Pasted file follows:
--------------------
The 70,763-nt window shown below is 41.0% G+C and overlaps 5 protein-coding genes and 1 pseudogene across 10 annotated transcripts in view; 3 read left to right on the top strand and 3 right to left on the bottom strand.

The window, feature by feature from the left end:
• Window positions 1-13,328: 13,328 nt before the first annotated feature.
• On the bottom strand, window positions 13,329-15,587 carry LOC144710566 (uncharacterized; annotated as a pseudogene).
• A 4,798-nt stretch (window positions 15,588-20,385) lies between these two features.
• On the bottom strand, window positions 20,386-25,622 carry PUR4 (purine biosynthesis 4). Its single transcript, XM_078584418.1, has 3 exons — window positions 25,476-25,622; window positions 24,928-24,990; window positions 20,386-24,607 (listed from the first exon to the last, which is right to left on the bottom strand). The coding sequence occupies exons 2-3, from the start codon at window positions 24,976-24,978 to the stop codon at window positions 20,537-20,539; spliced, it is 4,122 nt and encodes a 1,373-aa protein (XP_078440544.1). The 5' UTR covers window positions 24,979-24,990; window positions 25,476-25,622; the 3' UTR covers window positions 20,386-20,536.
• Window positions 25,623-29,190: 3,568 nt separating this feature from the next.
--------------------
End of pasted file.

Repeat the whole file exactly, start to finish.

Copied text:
The 70,763-nt window shown below is 41.0% G+C and overlaps 5 protein-coding genes and 1 pseudogene across 10 annotated transcripts in view; 3 read left to right on the top strand and 3 right to left on the bottom strand.

The window, feature by feature from the left end:
• Window positions 1-13,328: 13,328 nt before the first annotated feature.
• On the bottom strand, window positions 13,329-15,587 carry LOC144710566 (uncharacterized; annotated as a pseudogene).
• A 4,798-nt stretch (window positions 15,588-20,385) lies between these two features.
• On the bottom strand, window positions 20,386-25,622 carry PUR4 (purine biosynthesis 4). Its single transcript, XM_078584418.1, has 3 exons — window positions 25,476-25,622; window positions 24,928-24,990; window positions 20,386-24,607 (listed from the first exon to the last, which is right to left on the bottom strand). The coding sequence occupies exons 2-3, from the start codon at window positions 24,976-24,978 to the stop codon at window positions 20,537-20,539; spliced, it is 4,122 nt and encodes a 1,373-aa protein (XP_078440544.1). The 5' UTR covers window positions 24,979-24,990; window positions 25,476-25,622; the 3' UTR covers window positions 20,386-20,536.
• Window positions 25,623-29,190: 3,568 nt separating this feature from the next.